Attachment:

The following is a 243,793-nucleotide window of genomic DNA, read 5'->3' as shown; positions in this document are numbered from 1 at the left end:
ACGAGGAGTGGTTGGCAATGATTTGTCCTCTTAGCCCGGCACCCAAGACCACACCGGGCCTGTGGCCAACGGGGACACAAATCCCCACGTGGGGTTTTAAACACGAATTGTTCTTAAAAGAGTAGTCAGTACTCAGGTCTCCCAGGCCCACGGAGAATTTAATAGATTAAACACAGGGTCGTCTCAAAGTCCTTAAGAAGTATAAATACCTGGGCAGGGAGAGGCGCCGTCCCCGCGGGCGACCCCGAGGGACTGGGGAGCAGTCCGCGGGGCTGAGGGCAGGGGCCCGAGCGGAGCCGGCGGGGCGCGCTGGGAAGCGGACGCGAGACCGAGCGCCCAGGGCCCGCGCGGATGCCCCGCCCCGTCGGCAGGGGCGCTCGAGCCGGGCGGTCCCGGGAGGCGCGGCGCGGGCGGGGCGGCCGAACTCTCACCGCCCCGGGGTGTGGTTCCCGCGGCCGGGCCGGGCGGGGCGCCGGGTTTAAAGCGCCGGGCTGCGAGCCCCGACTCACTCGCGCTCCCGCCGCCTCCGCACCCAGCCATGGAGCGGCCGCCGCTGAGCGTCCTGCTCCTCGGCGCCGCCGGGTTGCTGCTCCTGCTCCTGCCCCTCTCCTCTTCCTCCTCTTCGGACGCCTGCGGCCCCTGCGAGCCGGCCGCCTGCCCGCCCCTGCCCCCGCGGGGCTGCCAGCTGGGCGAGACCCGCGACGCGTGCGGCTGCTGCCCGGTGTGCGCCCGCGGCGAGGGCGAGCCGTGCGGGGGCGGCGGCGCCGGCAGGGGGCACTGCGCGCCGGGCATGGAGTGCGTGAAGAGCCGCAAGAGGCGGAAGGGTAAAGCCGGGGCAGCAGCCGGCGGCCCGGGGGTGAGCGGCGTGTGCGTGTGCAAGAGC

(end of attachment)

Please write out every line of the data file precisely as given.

The following is a 243,793-nucleotide window of genomic DNA, read 5'->3' as shown; positions in this document are numbered from 1 at the left end:
ACGAGGAGTGGTTGGCAATGATTTGTCCTCTTAGCCCGGCACCCAAGACCACACCGGGCCTGTGGCCAACGGGGACACAAATCCCCACGTGGGGTTTTAAACACGAATTGTTCTTAAAAGAGTAGTCAGTACTCAGGTCTCCCAGGCCCACGGAGAATTTAATAGATTAAACACAGGGTCGTCTCAAAGTCCTTAAGAAGTATAAATACCTGGGCAGGGAGAGGCGCCGTCCCCGCGGGCGACCCCGAGGGACTGGGGAGCAGTCCGCGGGGCTGAGGGCAGGGGCCCGAGCGGAGCCGGCGGGGCGCGCTGGGAAGCGGACGCGAGACCGAGCGCCCAGGGCCCGCGCGGATGCCCCGCCCCGTCGGCAGGGGCGCTCGAGCCGGGCGGTCCCGGGAGGCGCGGCGCGGGCGGGGCGGCCGAACTCTCACCGCCCCGGGGTGTGGTTCCCGCGGCCGGGCCGGGCGGGGCGCCGGGTTTAAAGCGCCGGGCTGCGAGCCCCGACTCACTCGCGCTCCCGCCGCCTCCGCACCCAGCCATGGAGCGGCCGCCGCTGAGCGTCCTGCTCCTCGGCGCCGCCGGGTTGCTGCTCCTGCTCCTGCCCCTCTCCTCTTCCTCCTCTTCGGACGCCTGCGGCCCCTGCGAGCCGGCCGCCTGCCCGCCCCTGCCCCCGCGGGGCTGCCAGCTGGGCGAGACCCGCGACGCGTGCGGCTGCTGCCCGGTGTGCGCCCGCGGCGAGGGCGAGCCGTGCGGGGGCGGCGGCGCCGGCAGGGGGCACTGCGCGCCGGGCATGGAGTGCGTGAAGAGCCGCAAGAGGCGGAAGGGTAAAGCCGGGGCAGCAGCCGGCGGCCCGGGGGTGAGCGGCGTGTGCGTGTGCAAGAGC